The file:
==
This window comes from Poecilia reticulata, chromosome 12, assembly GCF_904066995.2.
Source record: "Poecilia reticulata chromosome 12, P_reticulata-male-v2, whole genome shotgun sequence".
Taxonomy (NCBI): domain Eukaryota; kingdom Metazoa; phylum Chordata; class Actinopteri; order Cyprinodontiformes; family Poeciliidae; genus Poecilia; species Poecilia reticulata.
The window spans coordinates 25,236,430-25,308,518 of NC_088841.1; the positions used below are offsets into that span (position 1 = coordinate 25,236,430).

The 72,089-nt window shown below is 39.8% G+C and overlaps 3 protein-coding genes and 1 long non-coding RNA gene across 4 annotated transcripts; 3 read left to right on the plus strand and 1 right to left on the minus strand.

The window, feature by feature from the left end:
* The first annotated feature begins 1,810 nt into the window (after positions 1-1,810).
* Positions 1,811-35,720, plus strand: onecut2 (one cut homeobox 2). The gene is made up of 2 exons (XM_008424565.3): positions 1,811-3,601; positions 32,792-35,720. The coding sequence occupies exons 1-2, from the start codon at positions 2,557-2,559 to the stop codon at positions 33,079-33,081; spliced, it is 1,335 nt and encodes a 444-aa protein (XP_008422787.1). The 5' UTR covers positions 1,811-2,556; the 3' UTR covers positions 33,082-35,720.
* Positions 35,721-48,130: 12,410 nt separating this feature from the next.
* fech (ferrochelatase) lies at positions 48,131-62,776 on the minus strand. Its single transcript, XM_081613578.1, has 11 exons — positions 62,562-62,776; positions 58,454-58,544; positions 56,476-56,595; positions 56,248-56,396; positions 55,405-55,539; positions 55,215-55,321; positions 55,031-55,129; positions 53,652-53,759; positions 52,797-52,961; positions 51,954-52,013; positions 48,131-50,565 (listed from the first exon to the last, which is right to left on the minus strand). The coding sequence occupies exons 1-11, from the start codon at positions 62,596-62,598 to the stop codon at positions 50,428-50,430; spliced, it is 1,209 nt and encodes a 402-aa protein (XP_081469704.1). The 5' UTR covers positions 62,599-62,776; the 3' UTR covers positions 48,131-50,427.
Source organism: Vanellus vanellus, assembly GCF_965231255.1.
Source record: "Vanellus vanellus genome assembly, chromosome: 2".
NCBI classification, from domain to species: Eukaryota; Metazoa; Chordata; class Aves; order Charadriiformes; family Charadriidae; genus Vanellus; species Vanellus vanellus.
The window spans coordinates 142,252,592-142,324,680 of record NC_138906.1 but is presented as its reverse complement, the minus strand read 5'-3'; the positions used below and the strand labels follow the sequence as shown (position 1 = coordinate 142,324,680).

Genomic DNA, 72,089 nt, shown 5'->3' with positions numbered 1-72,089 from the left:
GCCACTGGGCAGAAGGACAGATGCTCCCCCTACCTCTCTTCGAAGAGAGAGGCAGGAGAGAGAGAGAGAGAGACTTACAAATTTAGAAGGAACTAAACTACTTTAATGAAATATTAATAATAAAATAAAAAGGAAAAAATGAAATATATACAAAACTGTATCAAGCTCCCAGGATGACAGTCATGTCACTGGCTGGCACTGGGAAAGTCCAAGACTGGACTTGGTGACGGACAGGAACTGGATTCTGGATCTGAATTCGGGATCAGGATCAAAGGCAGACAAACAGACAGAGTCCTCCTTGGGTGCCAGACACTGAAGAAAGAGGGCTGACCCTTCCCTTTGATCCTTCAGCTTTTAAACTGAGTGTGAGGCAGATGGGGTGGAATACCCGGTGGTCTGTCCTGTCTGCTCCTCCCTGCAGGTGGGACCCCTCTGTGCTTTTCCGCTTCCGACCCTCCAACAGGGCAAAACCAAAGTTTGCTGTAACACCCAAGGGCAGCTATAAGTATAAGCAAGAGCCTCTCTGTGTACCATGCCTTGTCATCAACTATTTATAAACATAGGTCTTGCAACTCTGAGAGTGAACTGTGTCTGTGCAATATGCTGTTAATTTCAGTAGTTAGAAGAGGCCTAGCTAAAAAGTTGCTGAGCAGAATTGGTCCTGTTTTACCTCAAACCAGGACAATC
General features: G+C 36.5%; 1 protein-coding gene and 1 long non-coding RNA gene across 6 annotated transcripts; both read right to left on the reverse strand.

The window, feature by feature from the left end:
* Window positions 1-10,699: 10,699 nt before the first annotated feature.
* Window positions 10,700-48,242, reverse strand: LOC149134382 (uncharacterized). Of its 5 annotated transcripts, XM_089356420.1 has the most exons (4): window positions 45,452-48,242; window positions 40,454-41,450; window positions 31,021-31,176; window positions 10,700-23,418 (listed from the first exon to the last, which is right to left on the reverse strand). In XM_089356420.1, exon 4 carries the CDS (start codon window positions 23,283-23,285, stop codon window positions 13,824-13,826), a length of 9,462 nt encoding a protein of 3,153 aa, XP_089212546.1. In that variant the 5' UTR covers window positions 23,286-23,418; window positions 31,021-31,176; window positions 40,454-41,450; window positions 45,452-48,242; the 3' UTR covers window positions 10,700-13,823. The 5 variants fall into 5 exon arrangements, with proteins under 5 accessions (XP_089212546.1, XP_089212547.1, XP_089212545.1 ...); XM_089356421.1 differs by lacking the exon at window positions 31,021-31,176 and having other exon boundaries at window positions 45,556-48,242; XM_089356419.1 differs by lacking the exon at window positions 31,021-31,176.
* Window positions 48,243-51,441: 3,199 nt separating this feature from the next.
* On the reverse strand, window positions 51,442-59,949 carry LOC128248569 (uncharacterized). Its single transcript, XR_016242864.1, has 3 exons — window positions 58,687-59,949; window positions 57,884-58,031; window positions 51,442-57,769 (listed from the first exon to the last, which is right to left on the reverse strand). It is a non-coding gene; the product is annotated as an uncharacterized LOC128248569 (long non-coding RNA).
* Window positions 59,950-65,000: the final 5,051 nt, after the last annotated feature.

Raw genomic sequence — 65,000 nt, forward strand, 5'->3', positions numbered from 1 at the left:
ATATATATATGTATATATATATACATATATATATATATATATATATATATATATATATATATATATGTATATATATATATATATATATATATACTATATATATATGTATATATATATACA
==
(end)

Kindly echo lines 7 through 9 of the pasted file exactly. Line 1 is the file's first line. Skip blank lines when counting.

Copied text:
* The first annotated feature begins 1,810 nt into the window (after positions 1-1,810).
* Positions 1,811-35,720, plus strand: onecut2 (one cut homeobox 2). The gene is made up of 2 exons (XM_008424565.3): positions 1,811-3,601; positions 32,792-35,720. The coding sequence occupies exons 1-2, from the start codon at positions 2,557-2,559 to the stop codon at positions 33,079-33,081; spliced, it is 1,335 nt and encodes a 444-aa protein (XP_008422787.1). The 5' UTR covers positions 1,811-2,556; the 3' UTR covers positions 33,082-35,720.
* Positions 35,721-48,130: 12,410 nt separating this feature from the next.